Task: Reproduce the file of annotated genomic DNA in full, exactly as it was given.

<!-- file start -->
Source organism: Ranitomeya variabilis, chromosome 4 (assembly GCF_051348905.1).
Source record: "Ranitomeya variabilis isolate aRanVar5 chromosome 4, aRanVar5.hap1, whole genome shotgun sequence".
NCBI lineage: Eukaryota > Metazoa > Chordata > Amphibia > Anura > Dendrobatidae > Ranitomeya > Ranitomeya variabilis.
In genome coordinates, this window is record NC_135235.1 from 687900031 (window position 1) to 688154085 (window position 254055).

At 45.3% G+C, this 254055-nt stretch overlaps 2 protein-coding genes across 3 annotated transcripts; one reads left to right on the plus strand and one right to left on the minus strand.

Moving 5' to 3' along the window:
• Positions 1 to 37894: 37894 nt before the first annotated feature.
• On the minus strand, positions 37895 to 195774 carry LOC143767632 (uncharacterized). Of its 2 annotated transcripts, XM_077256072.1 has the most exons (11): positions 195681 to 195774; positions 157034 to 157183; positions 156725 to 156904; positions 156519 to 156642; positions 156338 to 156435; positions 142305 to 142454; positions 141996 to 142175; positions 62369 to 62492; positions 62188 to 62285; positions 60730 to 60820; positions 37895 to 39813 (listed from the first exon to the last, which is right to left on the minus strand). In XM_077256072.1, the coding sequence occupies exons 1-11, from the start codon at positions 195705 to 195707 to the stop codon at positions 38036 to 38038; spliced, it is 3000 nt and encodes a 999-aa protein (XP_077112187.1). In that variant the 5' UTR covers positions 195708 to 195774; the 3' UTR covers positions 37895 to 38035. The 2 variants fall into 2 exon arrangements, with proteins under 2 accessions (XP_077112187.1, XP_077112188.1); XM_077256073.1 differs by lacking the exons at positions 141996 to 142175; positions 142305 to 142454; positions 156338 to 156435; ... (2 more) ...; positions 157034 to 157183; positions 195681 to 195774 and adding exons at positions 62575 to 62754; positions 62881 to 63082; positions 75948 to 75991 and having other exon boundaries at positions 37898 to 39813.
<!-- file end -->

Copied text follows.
Source organism: Ranitomeya variabilis, chromosome 4 (assembly GCF_051348905.1).
Source record: "Ranitomeya variabilis isolate aRanVar5 chromosome 4, aRanVar5.hap1, whole genome shotgun sequence".
NCBI lineage: Eukaryota > Metazoa > Chordata > Amphibia > Anura > Dendrobatidae > Ranitomeya > Ranitomeya variabilis.
In genome coordinates, this window is record NC_135235.1 from 687900031 (window position 1) to 688154085 (window position 254055).

At 45.3% G+C, this 254055-nt stretch overlaps 2 protein-coding genes across 3 annotated transcripts; one reads left to right on the plus strand and one right to left on the minus strand.

Moving 5' to 3' along the window:
• Positions 1 to 37894: 37894 nt before the first annotated feature.
• On the minus strand, positions 37895 to 195774 carry LOC143767632 (uncharacterized). Of its 2 annotated transcripts, XM_077256072.1 has the most exons (11): positions 195681 to 195774; positions 157034 to 157183; positions 156725 to 156904; positions 156519 to 156642; positions 156338 to 156435; positions 142305 to 142454; positions 141996 to 142175; positions 62369 to 62492; positions 62188 to 62285; positions 60730 to 60820; positions 37895 to 39813 (listed from the first exon to the last, which is right to left on the minus strand). In XM_077256072.1, the coding sequence occupies exons 1-11, from the start codon at positions 195705 to 195707 to the stop codon at positions 38036 to 38038; spliced, it is 3000 nt and encodes a 999-aa protein (XP_077112187.1). In that variant the 5' UTR covers positions 195708 to 195774; the 3' UTR covers positions 37895 to 38035. The 2 variants fall into 2 exon arrangements, with proteins under 2 accessions (XP_077112187.1, XP_077112188.1); XM_077256073.1 differs by lacking the exons at positions 141996 to 142175; positions 142305 to 142454; positions 156338 to 156435; ... (2 more) ...; positions 157034 to 157183; positions 195681 to 195774 and adding exons at positions 62575 to 62754; positions 62881 to 63082; positions 75948 to 75991 and having other exon boundaries at positions 37898 to 39813.